The ongoing saga of Evgeni Nabokov takes another turn today as the Islanders have suspended Nabokov for refusing to report to the team after claiming him on waivers on Saturday. Detroit signed Nabokov to a one-year contract on January 20th hoping to bring the former Sharks star goalie in as a backup to Jimmy Howard.
In the process of returning to the NHL from the KHL this year, Nabokov had to be put on waivers in order to play in the NHL. With Nabokov’s deal being for just $575,000 it was virtually assured that someone in need of goaltending help would grab him.
Now the drama gets interesting because either Nabokov can report and unhappily play for the Islanders and play out this season and walk away from the team as an unrestricted free agent at the end of the season. If Nabokov chooses to stay home, however, the Islanders hold all the cards to his future. The team can then “toll” his contract until next season meaning that Nabokov will be Islanders property for the 2011-2012 season with the same $575,000 contract he initially signed with Detroit.
The situation is ugly either way as the Islanders could get an unmotivated and unhappy goalie to play for them this season making things in the locker room sketchy to say the least. Nabokov, meanwhile, could end up being stuck with a team that he doesn’t want to play for next season thus submarining his efforts to sign a more lucrative deal during the summer.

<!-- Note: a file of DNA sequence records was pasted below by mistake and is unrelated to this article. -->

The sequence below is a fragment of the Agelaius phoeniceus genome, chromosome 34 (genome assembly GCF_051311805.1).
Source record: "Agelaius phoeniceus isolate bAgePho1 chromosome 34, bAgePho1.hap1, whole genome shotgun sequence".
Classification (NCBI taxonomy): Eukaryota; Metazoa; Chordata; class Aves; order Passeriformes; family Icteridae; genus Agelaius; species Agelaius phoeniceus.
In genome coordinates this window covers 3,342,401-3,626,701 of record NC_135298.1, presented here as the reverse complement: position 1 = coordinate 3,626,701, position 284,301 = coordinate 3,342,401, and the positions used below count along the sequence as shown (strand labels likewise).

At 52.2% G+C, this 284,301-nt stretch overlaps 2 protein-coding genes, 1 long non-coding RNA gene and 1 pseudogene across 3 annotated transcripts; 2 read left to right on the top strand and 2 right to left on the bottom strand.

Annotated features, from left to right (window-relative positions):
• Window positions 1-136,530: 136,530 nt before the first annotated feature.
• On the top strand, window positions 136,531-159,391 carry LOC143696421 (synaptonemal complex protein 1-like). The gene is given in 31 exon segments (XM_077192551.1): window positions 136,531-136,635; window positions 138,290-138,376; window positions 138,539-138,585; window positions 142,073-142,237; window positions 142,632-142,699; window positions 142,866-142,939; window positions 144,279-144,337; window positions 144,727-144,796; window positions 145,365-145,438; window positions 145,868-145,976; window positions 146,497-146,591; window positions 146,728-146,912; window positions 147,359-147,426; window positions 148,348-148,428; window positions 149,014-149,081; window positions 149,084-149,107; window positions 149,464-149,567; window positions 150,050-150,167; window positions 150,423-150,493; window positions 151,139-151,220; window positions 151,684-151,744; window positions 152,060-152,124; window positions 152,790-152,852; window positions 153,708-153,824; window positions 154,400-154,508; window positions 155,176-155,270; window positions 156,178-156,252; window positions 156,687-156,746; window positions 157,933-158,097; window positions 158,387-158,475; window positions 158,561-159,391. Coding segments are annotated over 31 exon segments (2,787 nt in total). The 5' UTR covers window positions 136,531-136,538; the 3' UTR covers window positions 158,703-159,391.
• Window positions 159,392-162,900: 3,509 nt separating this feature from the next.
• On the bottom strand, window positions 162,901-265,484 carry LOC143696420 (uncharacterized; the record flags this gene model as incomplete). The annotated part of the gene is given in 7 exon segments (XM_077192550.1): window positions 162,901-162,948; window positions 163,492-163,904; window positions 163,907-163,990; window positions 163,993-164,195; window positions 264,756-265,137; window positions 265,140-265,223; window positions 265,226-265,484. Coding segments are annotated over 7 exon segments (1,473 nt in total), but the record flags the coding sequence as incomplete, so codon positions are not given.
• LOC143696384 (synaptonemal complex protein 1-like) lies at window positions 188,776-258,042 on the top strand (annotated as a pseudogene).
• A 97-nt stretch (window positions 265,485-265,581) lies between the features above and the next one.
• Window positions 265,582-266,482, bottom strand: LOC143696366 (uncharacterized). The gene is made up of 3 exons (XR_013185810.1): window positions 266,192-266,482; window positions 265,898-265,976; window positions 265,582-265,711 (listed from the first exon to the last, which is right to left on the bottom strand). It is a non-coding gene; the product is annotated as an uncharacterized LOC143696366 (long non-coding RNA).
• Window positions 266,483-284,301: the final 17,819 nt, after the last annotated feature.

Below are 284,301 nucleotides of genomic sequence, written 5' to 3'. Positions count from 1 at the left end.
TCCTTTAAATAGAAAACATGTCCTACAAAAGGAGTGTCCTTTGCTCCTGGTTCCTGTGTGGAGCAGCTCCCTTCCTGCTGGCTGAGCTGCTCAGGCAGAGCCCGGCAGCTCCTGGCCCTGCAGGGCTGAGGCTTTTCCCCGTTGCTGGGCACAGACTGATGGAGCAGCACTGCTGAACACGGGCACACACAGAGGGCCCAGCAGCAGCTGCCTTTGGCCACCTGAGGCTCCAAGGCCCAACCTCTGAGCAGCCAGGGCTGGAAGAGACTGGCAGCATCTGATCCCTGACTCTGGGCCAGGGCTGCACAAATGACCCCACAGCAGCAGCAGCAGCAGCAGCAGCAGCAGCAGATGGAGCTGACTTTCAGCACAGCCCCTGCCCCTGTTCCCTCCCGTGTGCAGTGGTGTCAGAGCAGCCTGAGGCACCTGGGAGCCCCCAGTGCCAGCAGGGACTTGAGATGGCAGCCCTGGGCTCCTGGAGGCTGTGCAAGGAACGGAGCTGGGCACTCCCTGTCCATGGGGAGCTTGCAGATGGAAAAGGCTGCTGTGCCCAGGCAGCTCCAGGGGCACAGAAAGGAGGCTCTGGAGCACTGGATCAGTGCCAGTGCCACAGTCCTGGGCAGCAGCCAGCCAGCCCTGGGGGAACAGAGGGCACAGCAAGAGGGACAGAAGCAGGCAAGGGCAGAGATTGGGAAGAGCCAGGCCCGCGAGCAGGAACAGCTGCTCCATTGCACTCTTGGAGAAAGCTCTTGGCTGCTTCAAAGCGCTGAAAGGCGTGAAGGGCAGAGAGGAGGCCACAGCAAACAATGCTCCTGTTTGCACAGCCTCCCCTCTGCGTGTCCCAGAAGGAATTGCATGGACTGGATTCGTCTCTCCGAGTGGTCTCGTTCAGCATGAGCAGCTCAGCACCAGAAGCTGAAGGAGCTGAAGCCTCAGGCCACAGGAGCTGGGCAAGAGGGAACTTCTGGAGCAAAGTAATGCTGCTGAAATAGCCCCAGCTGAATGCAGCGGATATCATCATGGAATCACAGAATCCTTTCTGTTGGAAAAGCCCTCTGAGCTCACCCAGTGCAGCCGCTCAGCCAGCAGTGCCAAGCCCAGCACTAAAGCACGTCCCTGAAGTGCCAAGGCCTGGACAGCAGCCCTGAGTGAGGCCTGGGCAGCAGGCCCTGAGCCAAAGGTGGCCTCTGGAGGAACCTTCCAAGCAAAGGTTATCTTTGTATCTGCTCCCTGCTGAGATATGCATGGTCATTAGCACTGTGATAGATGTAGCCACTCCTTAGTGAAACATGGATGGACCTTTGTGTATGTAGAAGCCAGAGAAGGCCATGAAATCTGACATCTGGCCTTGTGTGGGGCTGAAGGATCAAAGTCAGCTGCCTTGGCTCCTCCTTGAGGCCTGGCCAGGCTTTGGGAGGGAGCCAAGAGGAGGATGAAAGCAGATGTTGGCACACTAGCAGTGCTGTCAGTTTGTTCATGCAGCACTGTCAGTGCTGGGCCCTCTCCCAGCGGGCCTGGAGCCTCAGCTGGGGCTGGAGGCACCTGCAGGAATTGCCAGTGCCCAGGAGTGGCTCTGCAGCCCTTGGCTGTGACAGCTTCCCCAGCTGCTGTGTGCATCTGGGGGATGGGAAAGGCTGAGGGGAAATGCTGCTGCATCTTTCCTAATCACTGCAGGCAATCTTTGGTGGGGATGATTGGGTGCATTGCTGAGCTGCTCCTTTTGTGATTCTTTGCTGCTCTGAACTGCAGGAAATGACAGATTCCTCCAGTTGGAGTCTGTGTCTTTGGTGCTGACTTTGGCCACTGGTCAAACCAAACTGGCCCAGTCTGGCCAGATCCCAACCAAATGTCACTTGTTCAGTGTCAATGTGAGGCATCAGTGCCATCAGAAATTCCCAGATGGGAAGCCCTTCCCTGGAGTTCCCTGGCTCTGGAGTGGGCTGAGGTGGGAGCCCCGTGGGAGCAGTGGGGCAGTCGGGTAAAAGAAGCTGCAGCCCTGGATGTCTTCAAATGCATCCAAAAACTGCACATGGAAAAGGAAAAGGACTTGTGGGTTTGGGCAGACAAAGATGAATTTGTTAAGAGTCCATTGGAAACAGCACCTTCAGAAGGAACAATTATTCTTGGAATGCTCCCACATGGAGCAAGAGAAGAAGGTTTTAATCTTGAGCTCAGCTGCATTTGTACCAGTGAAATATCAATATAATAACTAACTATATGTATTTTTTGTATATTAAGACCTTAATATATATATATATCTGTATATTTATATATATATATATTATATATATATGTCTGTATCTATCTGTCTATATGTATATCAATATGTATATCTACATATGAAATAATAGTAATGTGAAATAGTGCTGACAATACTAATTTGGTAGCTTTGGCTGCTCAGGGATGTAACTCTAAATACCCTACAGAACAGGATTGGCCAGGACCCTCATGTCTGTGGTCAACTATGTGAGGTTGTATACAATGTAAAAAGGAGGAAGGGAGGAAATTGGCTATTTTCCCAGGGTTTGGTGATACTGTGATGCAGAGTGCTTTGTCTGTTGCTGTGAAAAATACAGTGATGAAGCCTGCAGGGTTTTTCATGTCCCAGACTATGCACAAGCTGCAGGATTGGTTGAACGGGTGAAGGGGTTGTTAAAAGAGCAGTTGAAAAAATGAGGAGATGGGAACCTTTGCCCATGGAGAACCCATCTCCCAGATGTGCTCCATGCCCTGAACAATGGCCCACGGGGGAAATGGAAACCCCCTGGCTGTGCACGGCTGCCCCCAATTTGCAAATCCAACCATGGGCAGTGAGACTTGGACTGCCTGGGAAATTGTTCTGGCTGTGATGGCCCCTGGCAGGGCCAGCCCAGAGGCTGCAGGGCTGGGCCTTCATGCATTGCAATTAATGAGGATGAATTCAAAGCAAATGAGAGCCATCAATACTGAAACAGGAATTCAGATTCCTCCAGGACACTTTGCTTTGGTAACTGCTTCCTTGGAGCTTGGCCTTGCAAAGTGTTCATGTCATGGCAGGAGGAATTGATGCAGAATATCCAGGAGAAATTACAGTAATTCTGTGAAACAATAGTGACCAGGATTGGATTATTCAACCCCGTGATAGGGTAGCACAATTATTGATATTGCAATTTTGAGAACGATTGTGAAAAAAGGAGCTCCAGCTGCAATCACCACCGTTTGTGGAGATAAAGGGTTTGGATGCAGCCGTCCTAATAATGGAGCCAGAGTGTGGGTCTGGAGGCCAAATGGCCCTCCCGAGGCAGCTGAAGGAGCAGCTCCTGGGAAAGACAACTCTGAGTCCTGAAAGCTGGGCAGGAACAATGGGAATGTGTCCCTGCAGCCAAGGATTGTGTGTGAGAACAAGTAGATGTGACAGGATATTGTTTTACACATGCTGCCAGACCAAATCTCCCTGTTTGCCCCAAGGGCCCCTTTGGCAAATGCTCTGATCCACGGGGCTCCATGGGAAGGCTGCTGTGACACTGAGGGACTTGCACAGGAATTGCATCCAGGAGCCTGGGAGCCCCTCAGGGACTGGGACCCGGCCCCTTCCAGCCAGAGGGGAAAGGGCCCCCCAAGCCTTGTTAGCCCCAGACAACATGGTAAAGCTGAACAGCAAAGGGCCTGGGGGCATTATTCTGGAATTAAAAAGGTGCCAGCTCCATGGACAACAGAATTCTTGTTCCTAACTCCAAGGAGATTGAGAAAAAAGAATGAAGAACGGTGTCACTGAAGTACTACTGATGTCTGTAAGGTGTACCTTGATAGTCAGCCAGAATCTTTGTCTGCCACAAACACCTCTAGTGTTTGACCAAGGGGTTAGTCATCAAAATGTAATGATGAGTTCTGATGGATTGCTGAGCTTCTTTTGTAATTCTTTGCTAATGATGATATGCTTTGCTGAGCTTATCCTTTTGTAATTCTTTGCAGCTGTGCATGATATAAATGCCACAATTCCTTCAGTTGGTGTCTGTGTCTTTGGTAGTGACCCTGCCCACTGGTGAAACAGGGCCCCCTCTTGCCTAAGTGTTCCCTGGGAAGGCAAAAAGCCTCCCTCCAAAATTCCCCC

The clear best answer here is to have Nabokov report to the Islanders and just play out the string so to speak and hope that somehow the Isles might want to find a way to get him somewhere he’d rather be. Then again, Nabokov had to be aware of the possibility he might not end up with Detroit when he signed and that his ultimate wish to be a Red Wing might not come true. If Nabokov is fine with that and doesn’t mind being a hold out then he’s certainly not going to get other teams excited about trying to acquire him for next season.
Things are never dull in Long Island it seems and this latest go-round with Nabokov and Isles GM Garth Snow (including both sides playing a bizarre game of phone tag) is a prime example of that. All the Isles want is for Nabokov is to come in and play for them while Nabokov wants nothing more than to never play for the Islanders. You’d hope there’s an easier way to go about this, but with the NHL’s CBA there isn’t. Instead of phone tag, they’re playing a game of chicken to see who moves first. If nothing else, the Islanders just pressed down the accelerator.
The hype surrounding Connor McDavid couldn’t be much greater, but finally expectations will start to give way to results.
The NHL career that’s been talked about for years will begin tonight when his Edmonton Oilers face St. Louis.
“It’s something that you dream of for so long,” McDavid told NHL.com. “The draft is one thing, but to finally be in this situation is another, so I’m really excited. It’s been a long road; it’s been a lot of hard work. I think a lot of guys’ stories are different in how they get here, but the one common theme is hard work and my story is not any different that way.”